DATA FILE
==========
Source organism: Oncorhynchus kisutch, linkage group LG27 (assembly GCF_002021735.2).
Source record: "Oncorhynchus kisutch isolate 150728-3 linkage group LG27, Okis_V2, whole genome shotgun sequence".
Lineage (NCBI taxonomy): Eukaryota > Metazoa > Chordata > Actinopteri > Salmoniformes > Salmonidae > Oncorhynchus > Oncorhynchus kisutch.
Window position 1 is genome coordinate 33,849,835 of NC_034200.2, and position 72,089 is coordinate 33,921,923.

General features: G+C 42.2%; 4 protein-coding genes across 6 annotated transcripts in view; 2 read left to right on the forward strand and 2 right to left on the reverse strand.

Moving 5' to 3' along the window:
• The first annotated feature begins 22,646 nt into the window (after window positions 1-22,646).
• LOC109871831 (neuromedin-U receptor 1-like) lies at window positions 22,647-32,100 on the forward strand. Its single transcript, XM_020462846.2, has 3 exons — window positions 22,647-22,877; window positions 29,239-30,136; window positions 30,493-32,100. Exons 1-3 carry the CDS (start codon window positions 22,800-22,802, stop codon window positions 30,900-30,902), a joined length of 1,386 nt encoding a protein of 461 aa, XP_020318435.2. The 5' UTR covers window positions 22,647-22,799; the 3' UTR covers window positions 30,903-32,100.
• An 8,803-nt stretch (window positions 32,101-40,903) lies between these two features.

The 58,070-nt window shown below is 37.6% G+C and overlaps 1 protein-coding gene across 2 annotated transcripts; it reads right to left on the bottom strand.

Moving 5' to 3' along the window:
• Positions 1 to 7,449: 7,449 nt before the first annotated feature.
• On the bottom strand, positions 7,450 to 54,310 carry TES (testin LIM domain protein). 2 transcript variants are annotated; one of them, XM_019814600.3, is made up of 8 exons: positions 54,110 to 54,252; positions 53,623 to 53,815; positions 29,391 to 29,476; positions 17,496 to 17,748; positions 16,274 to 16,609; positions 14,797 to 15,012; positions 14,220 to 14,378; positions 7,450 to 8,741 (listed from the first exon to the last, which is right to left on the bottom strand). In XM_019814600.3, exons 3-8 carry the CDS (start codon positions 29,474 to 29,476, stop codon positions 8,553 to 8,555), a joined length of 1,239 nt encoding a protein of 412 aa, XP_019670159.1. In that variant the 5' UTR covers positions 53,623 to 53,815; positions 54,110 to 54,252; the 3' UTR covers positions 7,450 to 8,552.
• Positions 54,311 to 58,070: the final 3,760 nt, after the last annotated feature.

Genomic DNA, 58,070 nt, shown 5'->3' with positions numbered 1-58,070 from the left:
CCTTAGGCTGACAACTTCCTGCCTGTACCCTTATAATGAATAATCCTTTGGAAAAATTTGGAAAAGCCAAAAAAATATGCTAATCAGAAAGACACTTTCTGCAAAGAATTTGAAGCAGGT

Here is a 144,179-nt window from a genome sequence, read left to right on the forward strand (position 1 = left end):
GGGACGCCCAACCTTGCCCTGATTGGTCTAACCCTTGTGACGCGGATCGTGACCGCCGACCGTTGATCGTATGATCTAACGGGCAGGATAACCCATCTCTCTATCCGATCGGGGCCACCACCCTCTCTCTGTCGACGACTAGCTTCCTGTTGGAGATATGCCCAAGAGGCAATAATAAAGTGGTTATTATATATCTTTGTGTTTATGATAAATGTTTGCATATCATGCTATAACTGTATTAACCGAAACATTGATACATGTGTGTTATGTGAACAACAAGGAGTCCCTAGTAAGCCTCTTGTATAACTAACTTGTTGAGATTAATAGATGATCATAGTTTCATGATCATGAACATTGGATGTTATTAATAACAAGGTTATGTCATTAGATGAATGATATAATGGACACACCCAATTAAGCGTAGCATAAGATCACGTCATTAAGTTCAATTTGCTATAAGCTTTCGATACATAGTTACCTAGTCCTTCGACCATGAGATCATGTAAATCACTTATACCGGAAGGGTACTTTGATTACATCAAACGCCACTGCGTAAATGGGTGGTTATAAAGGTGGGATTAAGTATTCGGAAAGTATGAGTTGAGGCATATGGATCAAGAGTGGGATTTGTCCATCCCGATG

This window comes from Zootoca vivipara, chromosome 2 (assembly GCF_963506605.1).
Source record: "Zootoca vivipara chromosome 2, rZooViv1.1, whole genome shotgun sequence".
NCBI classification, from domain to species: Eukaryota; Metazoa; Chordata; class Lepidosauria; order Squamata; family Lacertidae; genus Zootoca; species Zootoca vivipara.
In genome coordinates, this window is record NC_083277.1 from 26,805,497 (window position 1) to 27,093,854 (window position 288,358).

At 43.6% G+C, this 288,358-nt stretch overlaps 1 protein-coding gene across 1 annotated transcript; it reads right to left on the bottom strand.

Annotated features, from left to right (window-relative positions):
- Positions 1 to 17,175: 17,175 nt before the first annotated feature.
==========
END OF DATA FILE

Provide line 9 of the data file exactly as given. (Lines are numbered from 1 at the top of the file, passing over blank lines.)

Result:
• An 8,803-nt stretch (window positions 32,101-40,903) lies between these two features.